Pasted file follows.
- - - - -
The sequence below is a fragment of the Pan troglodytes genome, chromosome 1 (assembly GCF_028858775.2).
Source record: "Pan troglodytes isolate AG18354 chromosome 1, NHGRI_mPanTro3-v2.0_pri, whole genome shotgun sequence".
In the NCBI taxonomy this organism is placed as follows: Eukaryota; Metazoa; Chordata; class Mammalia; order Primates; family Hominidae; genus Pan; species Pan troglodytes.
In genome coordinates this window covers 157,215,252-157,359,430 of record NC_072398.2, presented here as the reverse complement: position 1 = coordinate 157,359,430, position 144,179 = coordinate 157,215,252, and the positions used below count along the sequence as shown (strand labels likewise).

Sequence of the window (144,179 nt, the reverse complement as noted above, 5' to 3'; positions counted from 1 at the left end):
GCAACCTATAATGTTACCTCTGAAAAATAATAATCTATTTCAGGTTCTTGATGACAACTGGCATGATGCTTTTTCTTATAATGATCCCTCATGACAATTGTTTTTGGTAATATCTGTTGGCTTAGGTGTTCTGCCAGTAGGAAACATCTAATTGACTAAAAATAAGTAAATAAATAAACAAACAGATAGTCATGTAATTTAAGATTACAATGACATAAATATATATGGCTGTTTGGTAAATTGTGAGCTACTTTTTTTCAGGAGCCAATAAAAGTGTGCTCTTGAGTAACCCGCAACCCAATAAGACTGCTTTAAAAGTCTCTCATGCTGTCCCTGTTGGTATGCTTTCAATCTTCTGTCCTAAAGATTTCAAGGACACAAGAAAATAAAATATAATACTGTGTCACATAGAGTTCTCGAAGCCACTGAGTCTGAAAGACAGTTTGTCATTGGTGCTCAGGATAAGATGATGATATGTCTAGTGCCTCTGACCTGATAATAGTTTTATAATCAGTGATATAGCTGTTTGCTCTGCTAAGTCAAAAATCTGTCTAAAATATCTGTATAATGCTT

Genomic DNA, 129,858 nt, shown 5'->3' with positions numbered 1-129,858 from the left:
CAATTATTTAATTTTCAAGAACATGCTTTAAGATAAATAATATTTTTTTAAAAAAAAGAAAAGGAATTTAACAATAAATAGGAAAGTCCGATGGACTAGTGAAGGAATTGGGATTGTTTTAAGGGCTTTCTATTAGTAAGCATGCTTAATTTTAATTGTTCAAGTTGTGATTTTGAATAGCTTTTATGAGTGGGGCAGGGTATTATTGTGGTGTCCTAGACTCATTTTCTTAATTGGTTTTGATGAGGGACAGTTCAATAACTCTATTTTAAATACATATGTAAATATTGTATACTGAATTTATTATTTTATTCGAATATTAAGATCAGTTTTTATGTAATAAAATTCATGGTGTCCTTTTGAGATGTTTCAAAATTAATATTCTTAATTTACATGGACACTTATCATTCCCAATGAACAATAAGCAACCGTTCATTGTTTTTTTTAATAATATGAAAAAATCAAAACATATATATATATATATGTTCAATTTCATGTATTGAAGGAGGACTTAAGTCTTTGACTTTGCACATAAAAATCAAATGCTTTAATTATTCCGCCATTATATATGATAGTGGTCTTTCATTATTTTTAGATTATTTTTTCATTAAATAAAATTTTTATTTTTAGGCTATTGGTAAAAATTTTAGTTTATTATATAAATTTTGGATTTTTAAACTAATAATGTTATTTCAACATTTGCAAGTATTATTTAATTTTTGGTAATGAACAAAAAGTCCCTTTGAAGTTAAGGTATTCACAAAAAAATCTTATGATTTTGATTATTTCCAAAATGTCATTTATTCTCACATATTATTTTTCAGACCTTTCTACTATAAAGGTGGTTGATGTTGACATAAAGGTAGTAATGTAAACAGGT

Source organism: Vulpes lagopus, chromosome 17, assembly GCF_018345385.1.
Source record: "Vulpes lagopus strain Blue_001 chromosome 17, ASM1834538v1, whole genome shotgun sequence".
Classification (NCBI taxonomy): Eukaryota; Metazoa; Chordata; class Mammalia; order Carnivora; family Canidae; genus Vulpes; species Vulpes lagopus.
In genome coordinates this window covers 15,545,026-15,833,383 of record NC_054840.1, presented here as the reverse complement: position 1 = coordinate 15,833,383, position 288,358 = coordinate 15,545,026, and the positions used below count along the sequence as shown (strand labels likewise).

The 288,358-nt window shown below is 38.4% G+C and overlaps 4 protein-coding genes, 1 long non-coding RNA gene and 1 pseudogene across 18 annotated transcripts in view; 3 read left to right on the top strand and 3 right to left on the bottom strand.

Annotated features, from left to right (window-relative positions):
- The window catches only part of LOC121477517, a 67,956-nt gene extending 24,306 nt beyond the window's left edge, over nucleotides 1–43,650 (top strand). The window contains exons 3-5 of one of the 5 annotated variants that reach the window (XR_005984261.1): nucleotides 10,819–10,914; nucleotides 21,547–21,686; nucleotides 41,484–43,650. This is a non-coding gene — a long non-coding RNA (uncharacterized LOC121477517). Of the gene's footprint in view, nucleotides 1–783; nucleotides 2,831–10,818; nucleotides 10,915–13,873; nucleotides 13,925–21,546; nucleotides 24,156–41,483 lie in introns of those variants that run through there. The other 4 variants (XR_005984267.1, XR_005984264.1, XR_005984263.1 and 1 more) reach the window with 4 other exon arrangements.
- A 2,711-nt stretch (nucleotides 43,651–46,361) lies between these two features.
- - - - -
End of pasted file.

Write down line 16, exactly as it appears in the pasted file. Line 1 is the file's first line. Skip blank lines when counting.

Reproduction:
- A 2,711-nt stretch (nucleotides 43,651–46,361) lies between these two features.